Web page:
For each one of us, as ministers of the Church, members of Christ’s body, is called to proceed –- and I’ll say dance — into the world which God loves, day after day, year after year, time after time: to take on all the tasks of stewardship in this wonderful world: to be present to family, friends and strangers, in tasks, hobbies, jobs and joys, present in the times of frustrations and puzzlements, present in agreements that must be honoured, in situations that must be met. All of these are places where we are called to act out, serve out, flesh out, live out the reconciling life of Jesus  - in serving love of every kind - in the ministry of acceptance, love, and forgiveness, in bringing out a treasure that is both old and new. 
May God give us the Spirit, the grace today and everyday, to take up and live out our lives and our ministries as gifts to be received and gifts to be given, and all in Christ’s name. Amen.

Saturday, July 19, 2014

Pentecost 6A, Scripture answering our questions and questioning our answers..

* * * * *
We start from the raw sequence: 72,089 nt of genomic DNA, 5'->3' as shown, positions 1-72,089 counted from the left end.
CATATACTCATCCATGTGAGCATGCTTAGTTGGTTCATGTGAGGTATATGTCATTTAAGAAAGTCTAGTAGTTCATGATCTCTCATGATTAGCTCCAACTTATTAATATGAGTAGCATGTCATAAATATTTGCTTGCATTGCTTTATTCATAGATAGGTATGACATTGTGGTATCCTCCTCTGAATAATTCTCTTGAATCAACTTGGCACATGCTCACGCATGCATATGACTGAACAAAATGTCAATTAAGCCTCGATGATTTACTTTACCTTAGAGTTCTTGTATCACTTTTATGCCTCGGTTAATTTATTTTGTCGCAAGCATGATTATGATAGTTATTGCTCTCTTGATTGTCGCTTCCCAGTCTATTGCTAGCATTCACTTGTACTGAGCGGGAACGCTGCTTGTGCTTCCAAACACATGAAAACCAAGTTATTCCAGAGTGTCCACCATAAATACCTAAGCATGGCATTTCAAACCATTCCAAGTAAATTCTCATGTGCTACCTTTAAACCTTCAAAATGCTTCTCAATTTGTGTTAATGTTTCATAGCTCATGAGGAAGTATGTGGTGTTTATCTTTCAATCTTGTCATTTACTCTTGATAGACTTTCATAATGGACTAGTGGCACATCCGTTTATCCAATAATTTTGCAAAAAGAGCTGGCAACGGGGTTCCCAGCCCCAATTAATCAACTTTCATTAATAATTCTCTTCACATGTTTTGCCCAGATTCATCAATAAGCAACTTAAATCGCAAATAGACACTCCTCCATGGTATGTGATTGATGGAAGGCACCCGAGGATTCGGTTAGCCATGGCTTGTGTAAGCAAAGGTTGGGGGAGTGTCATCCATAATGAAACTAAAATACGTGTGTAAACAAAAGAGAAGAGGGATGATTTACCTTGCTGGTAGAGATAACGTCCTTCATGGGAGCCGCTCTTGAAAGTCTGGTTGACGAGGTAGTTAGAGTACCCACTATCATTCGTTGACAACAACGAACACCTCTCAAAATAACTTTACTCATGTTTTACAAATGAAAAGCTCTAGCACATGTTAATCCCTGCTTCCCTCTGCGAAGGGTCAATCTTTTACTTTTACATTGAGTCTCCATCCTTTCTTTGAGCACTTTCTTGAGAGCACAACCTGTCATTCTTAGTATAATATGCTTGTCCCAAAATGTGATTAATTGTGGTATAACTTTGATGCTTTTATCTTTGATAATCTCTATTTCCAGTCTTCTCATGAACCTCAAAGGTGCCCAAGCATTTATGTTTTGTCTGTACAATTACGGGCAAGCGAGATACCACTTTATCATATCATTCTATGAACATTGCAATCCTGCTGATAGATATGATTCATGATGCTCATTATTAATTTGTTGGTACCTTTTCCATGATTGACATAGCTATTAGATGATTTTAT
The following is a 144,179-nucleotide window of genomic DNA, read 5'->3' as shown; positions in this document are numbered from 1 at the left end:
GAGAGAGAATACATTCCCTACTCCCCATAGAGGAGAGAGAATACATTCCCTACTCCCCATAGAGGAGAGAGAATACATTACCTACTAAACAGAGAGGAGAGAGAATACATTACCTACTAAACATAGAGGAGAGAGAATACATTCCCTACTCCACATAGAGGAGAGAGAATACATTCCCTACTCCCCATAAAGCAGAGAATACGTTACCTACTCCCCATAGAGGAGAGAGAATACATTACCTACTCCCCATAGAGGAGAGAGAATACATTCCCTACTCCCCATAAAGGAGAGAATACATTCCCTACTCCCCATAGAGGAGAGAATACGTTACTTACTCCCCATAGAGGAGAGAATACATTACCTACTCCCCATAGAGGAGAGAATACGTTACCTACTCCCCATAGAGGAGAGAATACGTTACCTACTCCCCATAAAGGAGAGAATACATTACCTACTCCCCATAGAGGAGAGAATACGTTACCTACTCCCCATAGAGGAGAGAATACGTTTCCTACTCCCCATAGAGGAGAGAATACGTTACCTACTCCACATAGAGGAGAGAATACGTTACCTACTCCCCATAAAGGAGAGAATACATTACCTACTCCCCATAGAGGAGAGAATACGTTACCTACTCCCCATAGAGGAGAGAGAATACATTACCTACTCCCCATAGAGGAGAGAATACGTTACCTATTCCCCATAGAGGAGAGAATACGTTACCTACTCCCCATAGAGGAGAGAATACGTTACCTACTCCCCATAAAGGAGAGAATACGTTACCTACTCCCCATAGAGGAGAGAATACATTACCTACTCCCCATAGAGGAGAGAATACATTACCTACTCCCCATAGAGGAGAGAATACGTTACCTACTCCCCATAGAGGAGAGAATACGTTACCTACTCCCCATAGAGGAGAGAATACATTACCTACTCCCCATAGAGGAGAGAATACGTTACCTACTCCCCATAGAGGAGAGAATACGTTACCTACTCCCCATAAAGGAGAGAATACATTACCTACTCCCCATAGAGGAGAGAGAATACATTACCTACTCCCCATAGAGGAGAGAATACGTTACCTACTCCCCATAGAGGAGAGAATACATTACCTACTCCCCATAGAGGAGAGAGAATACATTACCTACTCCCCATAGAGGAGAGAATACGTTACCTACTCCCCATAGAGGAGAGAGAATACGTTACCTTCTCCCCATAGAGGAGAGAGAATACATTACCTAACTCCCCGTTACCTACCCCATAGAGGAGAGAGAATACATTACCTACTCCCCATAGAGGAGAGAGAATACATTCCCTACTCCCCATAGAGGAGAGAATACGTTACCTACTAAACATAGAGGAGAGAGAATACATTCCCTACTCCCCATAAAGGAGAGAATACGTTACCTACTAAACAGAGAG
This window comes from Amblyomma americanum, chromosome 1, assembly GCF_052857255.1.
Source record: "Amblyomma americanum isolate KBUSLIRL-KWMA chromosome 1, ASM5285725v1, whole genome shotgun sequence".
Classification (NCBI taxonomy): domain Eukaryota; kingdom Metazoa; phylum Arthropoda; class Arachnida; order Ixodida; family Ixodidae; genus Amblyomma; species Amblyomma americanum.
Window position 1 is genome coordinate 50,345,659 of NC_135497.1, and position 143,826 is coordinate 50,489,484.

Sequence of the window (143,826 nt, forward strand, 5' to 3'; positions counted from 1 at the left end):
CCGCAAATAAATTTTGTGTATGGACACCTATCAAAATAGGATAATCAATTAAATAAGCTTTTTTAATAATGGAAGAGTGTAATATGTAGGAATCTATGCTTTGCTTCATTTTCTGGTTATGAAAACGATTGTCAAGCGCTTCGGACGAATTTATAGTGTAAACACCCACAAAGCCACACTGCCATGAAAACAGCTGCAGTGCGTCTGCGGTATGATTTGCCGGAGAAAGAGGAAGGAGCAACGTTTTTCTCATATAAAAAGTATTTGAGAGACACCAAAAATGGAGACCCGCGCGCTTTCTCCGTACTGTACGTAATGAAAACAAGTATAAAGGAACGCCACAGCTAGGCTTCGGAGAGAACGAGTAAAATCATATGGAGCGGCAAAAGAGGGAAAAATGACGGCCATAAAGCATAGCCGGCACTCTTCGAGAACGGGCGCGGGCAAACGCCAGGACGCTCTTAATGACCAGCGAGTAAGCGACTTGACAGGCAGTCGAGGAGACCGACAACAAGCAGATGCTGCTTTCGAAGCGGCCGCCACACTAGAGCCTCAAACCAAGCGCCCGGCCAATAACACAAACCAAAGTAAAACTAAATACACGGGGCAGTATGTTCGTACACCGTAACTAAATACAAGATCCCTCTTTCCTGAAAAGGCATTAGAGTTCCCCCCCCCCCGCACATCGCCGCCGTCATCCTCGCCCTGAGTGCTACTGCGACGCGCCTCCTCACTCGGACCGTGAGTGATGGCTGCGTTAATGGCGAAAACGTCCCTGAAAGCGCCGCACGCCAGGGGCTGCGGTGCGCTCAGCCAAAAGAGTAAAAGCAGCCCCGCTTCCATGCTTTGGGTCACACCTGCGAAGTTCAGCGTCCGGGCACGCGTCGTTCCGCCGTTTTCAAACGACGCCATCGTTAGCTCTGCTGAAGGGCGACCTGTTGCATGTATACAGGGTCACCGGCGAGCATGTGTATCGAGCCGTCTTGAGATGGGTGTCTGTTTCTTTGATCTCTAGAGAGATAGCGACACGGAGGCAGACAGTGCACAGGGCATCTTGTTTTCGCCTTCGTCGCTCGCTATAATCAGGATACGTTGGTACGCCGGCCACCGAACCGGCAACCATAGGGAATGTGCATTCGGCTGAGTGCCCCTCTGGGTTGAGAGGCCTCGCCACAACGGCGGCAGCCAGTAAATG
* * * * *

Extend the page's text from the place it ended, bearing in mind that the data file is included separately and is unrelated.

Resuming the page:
I want to start with a question this week: What is the Gospel inside the Gospel for you? What are the particular verse of Scripture, the words of Jesus or the Hebrew scripture, the left or right side of the book, the  good news, that speak to you in your life, your journey right now? And be assured that they can change for us, for the core of the good news, that central proclamation, where we understand the goodness of the gospel, of God with us, can differ depending on the seasons of our journey, where we're coming from, where we're going, who we're with and how long we’ve been traveling.

When I started out my walk as a baptised member of the Church, almost a half-century ago, the line that spoke to, opened up, my heart was, "God is love." In a particularly trying time after that the words that gave me hope were, "You shall know the truth and the truth will make you free.” While another time the phrase that carried me was, "Be still and know that I am God.” And one time, paradoxical as it might seem, I received a deep comfort, a place for healing and going on, in breathing the words, "My God my God, why have you forsaken me?"

So our journey to know God following the way of Jesus in the light of the Spirit can go through many seasons, and different facets of the Gospel can enlighten us in different times. This is because it's not a one word, one phrase, one size fits all and all times kind of app. Our Bible functions like a great library, a Biblios, where certain stories can come to kind, can encourage us in different times, giving us refreshment and strength according to our  varying and unique circumstances, and that’s nothing new.